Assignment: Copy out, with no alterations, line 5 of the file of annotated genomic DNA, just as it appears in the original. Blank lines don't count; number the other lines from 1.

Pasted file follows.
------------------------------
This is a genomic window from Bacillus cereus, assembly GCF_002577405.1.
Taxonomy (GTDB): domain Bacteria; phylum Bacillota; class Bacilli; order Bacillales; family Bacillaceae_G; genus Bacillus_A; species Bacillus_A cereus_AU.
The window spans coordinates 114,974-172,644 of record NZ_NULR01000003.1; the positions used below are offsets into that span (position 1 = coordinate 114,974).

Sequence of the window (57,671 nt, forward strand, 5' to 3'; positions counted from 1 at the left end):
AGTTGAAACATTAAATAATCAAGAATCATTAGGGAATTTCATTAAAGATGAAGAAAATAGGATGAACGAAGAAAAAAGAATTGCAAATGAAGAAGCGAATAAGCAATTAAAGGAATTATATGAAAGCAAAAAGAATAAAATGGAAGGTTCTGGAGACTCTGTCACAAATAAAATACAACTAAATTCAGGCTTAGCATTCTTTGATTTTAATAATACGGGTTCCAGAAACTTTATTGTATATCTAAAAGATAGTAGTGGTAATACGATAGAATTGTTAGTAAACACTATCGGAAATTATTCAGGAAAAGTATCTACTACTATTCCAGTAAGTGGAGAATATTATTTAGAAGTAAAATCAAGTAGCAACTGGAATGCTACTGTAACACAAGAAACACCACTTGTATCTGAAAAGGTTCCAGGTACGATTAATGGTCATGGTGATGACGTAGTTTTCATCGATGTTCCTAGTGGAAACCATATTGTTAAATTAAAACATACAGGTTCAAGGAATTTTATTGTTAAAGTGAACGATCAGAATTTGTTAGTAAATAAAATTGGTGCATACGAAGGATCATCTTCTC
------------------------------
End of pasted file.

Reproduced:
AGTTGAAACATTAAATAATCAAGAATCATTAGGGAATTTCATTAAAGATGAAGAAAATAGGATGAACGAAGAAAAAAGAATTGCAAATGAAGAAGCGAATAAGCAATTAAAGGAATTATATGAAAGCAAAAAGAATAAAATGGAAGGTTCTGGAGACTCTGTCACAAATAAAATACAACTAAATTCAGGCTTAGCATTCTTTGATTTTAATAATACGGGTTCCAGAAACTTTATTGTATATCTAAAAGATAGTAGTGGTAATACGATAGAATTGTTAGTAAACACTATCGGAAATTATTCAGGAAAAGTATCTACTACTATTCCAGTAAGTGGAGAATATTATTTAGAAGTAAAATCAAGTAGCAACTGGAATGCTACTGTAACACAAGAAACACCACTTGTATCTGAAAAGGTTCCAGGTACGATTAATGGTCATGGTGATGACGTAGTTTTCATCGATGTTCCTAGTGGAAACCATATTGTTAAATTAAAACATACAGGTTCAAGGAATTTTATTGTTAAAGTGAACGATCAGAATTTGTTAGTAAATAAAATTGGTGCATACGAAGGATCATCTTCTC